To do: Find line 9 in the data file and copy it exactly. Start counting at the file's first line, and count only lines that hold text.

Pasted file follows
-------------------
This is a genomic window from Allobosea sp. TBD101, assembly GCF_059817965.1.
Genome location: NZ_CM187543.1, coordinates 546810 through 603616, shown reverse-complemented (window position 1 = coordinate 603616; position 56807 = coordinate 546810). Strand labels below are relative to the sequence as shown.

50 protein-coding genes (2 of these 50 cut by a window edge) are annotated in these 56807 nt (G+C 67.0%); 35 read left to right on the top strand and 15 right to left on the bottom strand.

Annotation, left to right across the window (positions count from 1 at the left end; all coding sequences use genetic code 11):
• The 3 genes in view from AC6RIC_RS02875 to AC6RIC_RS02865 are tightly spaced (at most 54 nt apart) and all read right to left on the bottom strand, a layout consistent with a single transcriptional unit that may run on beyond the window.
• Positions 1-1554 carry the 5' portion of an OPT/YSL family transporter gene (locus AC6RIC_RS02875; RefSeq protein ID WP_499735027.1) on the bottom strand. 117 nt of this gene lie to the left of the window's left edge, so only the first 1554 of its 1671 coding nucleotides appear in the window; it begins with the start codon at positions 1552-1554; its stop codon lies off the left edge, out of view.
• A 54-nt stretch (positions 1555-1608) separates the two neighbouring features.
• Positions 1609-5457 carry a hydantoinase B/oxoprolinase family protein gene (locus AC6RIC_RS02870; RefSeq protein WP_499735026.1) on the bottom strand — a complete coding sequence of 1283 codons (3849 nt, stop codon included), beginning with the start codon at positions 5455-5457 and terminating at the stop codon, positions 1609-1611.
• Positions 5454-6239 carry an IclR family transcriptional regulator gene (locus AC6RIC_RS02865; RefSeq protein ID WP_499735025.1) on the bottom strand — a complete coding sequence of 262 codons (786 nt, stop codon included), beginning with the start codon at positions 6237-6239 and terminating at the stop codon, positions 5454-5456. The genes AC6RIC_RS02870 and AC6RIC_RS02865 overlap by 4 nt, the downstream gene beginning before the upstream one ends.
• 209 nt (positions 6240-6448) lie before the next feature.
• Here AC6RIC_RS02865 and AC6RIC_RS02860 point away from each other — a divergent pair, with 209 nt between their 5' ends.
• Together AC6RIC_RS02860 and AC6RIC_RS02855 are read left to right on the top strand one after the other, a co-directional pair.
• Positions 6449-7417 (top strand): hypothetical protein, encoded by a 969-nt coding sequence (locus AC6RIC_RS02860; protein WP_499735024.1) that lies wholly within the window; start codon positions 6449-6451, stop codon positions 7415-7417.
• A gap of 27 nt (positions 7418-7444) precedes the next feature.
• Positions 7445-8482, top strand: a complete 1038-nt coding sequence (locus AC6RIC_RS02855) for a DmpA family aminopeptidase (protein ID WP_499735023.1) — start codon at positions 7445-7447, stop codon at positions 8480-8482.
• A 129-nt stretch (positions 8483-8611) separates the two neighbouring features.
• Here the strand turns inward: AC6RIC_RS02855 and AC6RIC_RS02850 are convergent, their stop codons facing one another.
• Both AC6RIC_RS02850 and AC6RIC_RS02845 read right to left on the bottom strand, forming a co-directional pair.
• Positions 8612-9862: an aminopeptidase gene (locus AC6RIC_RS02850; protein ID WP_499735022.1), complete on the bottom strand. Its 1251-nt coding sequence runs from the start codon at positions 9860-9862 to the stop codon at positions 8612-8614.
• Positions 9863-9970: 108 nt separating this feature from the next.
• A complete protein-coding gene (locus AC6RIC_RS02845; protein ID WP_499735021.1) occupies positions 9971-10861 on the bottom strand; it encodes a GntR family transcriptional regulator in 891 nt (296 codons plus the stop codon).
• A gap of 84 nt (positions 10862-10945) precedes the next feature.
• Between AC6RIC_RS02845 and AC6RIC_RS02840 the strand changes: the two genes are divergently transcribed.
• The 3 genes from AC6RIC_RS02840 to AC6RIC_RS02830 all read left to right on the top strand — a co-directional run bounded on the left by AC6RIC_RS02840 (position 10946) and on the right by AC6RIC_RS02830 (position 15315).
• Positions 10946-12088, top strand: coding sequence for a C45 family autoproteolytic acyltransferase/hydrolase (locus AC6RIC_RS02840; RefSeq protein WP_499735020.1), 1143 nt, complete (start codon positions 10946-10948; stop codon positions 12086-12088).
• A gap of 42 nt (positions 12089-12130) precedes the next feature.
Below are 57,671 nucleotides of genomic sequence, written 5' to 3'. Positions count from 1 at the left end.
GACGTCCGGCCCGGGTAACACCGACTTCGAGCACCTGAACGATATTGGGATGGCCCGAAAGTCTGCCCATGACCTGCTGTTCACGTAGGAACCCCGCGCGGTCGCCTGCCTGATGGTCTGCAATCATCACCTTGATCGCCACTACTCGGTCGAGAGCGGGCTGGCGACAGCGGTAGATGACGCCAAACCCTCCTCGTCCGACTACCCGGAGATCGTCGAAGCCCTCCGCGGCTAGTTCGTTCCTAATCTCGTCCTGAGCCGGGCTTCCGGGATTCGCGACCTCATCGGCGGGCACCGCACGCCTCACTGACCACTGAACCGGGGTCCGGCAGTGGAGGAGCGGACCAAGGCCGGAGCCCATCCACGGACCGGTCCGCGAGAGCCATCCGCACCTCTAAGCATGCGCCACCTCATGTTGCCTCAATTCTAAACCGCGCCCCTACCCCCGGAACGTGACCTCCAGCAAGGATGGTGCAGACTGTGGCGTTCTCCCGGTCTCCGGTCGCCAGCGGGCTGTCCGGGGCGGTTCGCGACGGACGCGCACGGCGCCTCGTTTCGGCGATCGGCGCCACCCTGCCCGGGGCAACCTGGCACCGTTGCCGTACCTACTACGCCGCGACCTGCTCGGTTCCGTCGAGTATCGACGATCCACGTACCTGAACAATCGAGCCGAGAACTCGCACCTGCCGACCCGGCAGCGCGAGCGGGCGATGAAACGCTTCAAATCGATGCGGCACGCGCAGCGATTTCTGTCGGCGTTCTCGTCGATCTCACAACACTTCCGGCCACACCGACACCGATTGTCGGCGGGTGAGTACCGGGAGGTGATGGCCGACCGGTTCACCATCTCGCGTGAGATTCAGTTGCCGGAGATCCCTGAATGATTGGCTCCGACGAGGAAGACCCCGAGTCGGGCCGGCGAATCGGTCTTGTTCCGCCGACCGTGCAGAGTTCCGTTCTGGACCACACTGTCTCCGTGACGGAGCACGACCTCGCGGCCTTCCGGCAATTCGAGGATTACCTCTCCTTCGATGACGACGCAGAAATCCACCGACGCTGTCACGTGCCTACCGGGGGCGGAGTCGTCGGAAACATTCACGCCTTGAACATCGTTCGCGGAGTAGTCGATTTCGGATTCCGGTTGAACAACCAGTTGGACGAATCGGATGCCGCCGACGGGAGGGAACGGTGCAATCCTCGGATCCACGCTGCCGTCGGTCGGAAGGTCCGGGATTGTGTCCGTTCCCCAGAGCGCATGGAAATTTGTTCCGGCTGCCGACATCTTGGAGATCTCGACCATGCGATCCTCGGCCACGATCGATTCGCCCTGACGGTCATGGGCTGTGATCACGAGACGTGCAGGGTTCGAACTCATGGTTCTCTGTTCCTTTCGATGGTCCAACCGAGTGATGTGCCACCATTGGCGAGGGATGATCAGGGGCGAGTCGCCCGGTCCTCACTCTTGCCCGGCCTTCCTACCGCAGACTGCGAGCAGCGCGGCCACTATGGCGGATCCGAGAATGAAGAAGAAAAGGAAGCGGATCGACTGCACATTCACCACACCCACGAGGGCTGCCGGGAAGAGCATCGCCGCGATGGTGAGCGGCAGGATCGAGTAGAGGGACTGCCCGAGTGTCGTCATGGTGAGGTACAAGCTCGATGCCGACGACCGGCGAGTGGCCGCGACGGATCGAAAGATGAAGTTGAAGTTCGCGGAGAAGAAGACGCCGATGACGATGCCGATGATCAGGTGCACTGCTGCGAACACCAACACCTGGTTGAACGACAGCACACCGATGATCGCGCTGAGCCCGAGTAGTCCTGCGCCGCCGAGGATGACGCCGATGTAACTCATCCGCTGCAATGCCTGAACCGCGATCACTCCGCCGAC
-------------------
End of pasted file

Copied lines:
• Positions 5454-6239 carry an IclR family transcriptional regulator gene (locus AC6RIC_RS02865; RefSeq protein ID WP_499735025.1) on the bottom strand — a complete coding sequence of 262 codons (786 nt, stop codon included), beginning with the start codon at positions 6237-6239 and terminating at the stop codon, positions 5454-5456. The genes AC6RIC_RS02870 and AC6RIC_RS02865 overlap by 4 nt, the downstream gene beginning before the upstream one ends.